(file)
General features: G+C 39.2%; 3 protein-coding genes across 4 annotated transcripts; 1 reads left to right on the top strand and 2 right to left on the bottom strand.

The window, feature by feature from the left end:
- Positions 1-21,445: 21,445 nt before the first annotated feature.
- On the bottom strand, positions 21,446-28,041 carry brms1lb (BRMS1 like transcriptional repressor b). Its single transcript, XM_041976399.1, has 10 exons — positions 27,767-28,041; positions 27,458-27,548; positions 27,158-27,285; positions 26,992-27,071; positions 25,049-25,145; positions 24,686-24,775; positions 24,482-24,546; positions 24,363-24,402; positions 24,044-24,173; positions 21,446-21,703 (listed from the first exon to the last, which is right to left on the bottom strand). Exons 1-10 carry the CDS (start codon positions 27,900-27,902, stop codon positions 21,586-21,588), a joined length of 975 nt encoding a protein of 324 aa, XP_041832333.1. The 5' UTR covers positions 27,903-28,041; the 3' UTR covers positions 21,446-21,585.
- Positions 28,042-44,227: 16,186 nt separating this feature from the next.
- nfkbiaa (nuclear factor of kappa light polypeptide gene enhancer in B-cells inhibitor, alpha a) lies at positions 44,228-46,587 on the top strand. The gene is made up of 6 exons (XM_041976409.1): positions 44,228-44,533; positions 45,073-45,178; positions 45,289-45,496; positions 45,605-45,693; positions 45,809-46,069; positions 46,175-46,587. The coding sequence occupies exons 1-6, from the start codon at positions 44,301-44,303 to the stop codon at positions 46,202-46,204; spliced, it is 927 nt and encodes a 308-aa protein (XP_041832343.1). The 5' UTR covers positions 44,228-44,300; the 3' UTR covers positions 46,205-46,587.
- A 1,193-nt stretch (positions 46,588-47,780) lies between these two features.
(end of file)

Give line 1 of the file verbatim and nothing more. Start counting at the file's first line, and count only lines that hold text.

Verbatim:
General features: G+C 39.2%; 3 protein-coding genes across 4 annotated transcripts; 1 reads left to right on the top strand and 2 right to left on the bottom strand.